Focus |

Focus on cancer therapy

As our understanding of the mechanisms of cancer increases, so does our understanding of cancer therapies and responses to them. As part of our celebration for the 25th anniversary of Nature Medicine, we bring you a special focus on the most up-to-date approaches transforming the landscape of cancer therapy. Also check out the most recent clinical trials published in Nature Medicine and in Nature, as well as a selection of research in the emerging field of clinical genomics.

Reviews and Perspectives

News

Georgina V. Long is co-medical director of Melanoma Institute Australia and Chair of Melanoma Medical Oncology and Translational Research. She is the first woman president of the Society for Melanoma Research.

Turning Points | | Nature Medicine

Samra Turajlic is a consultant medical oncologist at the Royal Marsden National Health Service Foundation Trust and a clinician–scientist at the Francis Crick Institute.

Turning Points | | Nature Medicine

Clinical Trials

Neoantigens have long been considered optimal targets for anti-tumour vaccines, and recent mutation coding and prediction techniques have aimed to streamline their identification and selection. Two papers in this issue report results from personalized neoantigen vaccine trials in patients with cancer. Catherine Wu and colleagues report the results of a phase I trial of a personalized cancer vaccine that targets up to 20 patient neoantigens. The vaccine was safe and induced tumour-antigen-specific immune responses. Four out of six patients treated showed no recurrence at 25 months, and progressing patients responded to further therapy with checkpoint inhibitor. Ugur Sahin and colleagues report the first-in-human application of a personalized neoantigen vaccine in patients with melanoma. Their vaccination strategy includes sequencing and computational identification of neoantigens from patients, and design and manufacture of a poly-antigen RNA vaccine for treatment. In 13 patients, the vaccine boosted immunity against some of the selected tumour antigens from the individual patients, and two patients showed infiltration of tumour-reactive T cells. These results suggest that personalized vaccines could be refined and tailored to provide clinical benefit as cancer immunotherapies.

Letter | | Nature

Neoantigens have long been considered optimal targets for anti-tumour vaccines, and recent mutation coding and prediction techniques have aimed to streamline their identification and selection. Two papers in this issue report results from personalized neoantigen vaccine trials in patients with cancer. Catherine Wu and colleagues report the results of a phase I trial of a personalized cancer vaccine that targets up to 20 patient neoantigens. The vaccine was safe and induced tumour-antigen-specific immune responses. Four out of six patients treated showed no recurrence at 25 months, and progressing patients responded to further therapy with checkpoint inhibitor. Ugur Sahin and colleagues report the first-in-human application of a personalized neoantigen vaccine in patients with melanoma. Their vaccination strategy includes sequencing and computational identification of neoantigens from patients, and design and manufacture of a poly-antigen RNA vaccine for treatment. In 13 patients, the vaccine boosted immunity against some of the selected tumour antigens from the individual patients, and two patients showed infiltration of tumour-reactive T cells. These results suggest that personalized vaccines could be refined and tailored to provide clinical benefit as cancer immunotherapies.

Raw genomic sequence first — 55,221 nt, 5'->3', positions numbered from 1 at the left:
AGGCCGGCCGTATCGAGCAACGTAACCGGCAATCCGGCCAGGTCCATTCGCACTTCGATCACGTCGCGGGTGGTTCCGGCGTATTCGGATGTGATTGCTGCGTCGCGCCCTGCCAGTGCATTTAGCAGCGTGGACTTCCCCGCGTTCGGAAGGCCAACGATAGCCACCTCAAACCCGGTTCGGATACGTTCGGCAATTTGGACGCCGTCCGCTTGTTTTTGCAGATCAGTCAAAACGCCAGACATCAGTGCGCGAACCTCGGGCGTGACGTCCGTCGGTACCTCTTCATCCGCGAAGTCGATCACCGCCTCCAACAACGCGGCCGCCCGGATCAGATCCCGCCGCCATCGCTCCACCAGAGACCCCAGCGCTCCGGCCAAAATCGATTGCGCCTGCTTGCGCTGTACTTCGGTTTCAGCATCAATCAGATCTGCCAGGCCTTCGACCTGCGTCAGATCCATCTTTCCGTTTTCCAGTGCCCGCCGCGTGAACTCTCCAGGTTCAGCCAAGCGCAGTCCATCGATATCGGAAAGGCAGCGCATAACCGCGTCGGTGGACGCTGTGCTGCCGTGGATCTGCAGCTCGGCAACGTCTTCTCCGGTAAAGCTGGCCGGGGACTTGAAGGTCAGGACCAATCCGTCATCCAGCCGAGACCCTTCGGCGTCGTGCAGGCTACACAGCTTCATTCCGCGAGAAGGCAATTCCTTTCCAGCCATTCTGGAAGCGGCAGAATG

Letter | | Nature

Circulating tumour DNA (ctDNA) has proven useful for detecting and monitoring cancer progression from plasma samples. The authors have applied a bespoke multiplex-PCR next-generation sequencing approach to profile ctDNA in the prospective TRACERx lung cancer clinical trial study. The assay tracks clonal and subclonal variants, in pre- and post-surgery samples. In pre-surgery samples ctDNA detection is associated with histological subtype and other pathological variables and correlates with tumour volume. Blinded longitudinal profiling suggests that ctDNA detection also associates with relapse, and provides insight into the evolutionary patterns of tumour cell subclones during progression. These results advance our understanding of how liquid biopsies can be applied clinically to improve monitoring of cancer.

Article | | Nature

Related content

MSK-IMPACT is a clinical sequencing platform able to detect genomic mutations, copy number alterations and structural variants in a panel of cancer-related genes. This assay is implemented prospectively to inform patient enrollment in genomically matched clinical trials at Memorial Sloan Kettering Cancer Center (MSKCC). Sequencing results of tumor and matched normal tissue from a cohort of >10,000 patients with detailed clinical annotation provide an overview of the genomic landscape of advanced solid cancers and bring new insights into molecularly guided cancer therapy.

Article | | Nature Medicine

HRDetect represents a model integrating whole-genome sequencing mutation signatures associated with BRCA1 and BRCA2 deficiency. The implementation of this predictor across different tumor types identifies a larger proportion of patients displaying ‘BRCAness’ than previously recognized; they might derive benefit from platinum and PARP-inhibitor therapies.

Analysis | | Nature Medicine

Copy-number alterations detected in circulating tumor cells at time of diagnosis predict chemosensitive versus chemorefractory responses; however, CTCs obtained after subsequent relapse bear a chemosensitive copy-number alteration profile, which suggests that different mechanisms drive initial and acquired chemoresistance.

Letter | | Nature Medicine